From left: Head of Research First Capital Holdings Dimantha Mathew, Director of First Capital Holdings and Executive Director Verite Research Dr. Nishan De Mel and Director/ CEO First Capital Holdings Dilshan Wirasekara, seen during the Mid-Year Economic Outlook report launch
- Pic by Chamila Karunarathne
By Charumini de Silva
First Capital Research on Wednesday declared that Sri Lanka’s fundamentals are strong, but the country was at a decisive political juncture, with the upcoming Presidential Election likely to ease uncertainty.
Releasing its Mid-Year Economic Outlook report, First Capital said expectations are for improvement in economic activity and GDP growth towards 4Q2019. “Election during 4Q2019 is likely to provide an added boost to the economy amidst island wide election campaigning,” the report said, adding 1H2020 growth was projected to show strong recovery.
“With the election in 4Q2019, the pick-up in consumer demand may continue in 1H2020 in an accelerated manner, boosting GDP growth and consumer credit. We expect a significant recovery in GDP growth, supported by the lower interest rate environment,” First Capital Research noted. The launch of the Outlook report was followed by a panel discussion featuring First Capital Holdings Director and CEO Dilshan Wirasekara, Director and Verité Research Head Dr. Nishan De Mel, and First Capital Holdings Research Head Dimantha Mathew.
The Outlook report said the completion of the election cycle is likely to resolve political uncertainty on the local front, but predicted there would most probably be a hung Parliament.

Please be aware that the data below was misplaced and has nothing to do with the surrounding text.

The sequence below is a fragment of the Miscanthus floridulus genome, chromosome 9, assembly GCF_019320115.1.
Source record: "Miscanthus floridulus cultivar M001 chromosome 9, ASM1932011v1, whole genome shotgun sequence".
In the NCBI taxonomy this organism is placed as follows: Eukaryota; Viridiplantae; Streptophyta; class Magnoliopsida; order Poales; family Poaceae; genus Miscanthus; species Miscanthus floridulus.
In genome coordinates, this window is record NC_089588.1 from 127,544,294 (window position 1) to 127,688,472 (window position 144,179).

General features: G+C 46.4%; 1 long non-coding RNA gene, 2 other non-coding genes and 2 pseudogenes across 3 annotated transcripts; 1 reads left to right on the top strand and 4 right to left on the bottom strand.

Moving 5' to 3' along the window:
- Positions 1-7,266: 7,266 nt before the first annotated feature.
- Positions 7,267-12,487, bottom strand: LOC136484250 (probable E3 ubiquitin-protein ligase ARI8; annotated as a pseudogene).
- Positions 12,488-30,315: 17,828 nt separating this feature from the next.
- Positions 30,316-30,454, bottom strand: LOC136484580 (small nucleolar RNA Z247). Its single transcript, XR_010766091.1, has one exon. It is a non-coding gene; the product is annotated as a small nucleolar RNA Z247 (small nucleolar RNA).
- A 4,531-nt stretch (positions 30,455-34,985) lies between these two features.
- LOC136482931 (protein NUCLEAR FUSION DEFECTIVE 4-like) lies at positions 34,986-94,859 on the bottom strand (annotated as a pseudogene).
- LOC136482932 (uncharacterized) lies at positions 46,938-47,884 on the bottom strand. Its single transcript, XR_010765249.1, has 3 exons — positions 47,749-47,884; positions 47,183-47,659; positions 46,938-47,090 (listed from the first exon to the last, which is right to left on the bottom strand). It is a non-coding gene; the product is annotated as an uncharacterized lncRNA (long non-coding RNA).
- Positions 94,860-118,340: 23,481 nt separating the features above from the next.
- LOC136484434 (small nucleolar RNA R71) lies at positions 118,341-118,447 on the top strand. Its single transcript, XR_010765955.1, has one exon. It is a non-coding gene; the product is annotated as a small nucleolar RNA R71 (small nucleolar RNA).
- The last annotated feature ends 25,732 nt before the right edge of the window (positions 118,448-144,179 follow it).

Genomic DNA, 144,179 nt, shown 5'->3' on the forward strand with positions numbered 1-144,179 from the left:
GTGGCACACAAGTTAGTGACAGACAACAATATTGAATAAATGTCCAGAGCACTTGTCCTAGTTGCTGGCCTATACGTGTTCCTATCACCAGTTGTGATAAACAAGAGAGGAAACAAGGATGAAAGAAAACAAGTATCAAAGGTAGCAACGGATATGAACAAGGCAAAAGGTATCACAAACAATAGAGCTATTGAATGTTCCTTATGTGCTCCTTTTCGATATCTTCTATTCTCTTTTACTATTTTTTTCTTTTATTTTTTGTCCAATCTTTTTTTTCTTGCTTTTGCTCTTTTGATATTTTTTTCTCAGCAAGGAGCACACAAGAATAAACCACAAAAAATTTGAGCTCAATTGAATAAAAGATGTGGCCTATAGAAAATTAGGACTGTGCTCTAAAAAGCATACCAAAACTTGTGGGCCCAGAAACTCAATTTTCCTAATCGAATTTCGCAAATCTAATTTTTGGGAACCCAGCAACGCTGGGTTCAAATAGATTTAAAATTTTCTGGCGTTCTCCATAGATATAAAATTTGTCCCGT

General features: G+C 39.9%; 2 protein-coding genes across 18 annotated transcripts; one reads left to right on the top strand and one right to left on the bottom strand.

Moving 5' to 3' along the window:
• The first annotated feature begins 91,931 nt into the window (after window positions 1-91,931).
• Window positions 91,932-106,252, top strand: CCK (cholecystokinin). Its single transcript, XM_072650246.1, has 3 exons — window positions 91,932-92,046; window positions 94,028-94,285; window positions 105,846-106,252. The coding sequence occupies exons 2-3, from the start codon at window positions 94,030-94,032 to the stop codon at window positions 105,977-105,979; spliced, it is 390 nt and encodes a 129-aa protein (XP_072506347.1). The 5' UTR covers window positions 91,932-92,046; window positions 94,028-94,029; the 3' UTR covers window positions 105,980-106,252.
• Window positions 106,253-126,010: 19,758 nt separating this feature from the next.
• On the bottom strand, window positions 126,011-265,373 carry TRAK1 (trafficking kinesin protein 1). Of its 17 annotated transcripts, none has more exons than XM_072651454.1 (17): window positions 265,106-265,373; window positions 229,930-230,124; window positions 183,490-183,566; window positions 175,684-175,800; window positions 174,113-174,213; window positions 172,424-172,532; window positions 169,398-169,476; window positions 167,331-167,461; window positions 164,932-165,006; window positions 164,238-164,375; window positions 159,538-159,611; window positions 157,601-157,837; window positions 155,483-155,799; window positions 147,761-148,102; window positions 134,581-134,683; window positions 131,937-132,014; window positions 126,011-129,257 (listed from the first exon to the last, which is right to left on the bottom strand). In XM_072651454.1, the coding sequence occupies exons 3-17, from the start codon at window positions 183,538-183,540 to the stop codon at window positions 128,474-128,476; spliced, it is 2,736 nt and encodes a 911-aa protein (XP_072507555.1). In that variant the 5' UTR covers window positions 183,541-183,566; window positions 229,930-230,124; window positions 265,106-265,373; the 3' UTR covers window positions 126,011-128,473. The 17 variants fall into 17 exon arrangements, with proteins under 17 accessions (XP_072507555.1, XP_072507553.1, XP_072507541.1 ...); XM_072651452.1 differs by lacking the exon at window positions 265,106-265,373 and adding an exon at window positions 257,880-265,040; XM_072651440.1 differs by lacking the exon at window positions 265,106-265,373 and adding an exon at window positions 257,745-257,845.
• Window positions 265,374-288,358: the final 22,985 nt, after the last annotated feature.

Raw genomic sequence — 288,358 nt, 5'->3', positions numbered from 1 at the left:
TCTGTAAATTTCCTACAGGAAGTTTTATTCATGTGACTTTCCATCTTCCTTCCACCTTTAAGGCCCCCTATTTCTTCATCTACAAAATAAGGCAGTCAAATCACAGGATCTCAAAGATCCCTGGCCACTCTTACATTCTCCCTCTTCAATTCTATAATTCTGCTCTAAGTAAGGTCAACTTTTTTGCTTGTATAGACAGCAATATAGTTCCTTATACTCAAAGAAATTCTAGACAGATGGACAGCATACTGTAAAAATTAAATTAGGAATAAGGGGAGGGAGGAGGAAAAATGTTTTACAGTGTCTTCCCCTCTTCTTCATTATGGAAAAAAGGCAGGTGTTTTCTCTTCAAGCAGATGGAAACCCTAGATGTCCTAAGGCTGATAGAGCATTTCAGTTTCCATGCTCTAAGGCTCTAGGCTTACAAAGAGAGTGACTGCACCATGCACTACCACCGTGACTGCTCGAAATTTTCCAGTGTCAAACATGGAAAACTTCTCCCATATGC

“With the current electoral system, no single party is likely to obtain a majority to form a Government. A majority Government has been formed by a single party only on a couple of rare occasions in history, where there has been extreme popularity. In such a situation, similar to previous occasions, we are most likely to see multiple political parties getting together to form a Government. Though multi-party government usually leads to slow decision-making, we are most likely to see President, Government and Provincial Councils controlled by a single party, or a single party together with minority parties, which may provide some stability,” First Capital noted.
The Outlook report also said a strong foreign reserve position would bring in stability, with a sharp drop in imports and planned $ 500 million fundraising via a Samurai BOND ahead of the election, in order to support next year’s foreign repayments.
“We believe foreign reserves are at a comfortable stage, with the foreign repayment cover improving to 2.1x for the 12 months (Jul’19 to Jun’20), suggesting the lowest foreign currency requirement in recent years. The new Samurai bond issue adds a further cushion to foreign reserves, as we expect reserves to be $ 8.0 billion towards 2019 year end, while maintaining above $ 7.0 billion by end of 1H2020,” First Capital added.
Noting that Bond repayments dip amidst the lower SLDBs and lack of Sovereign payments, it said the next 12 months, up to June 2020, illustrate a notable reduction in repayments, especially in 4Q2019 and 1Q2020. “However, we expect foreign payments in the range of $ 300-400 million to exist on a monthly basis, in the form of project loan repayments,” it said.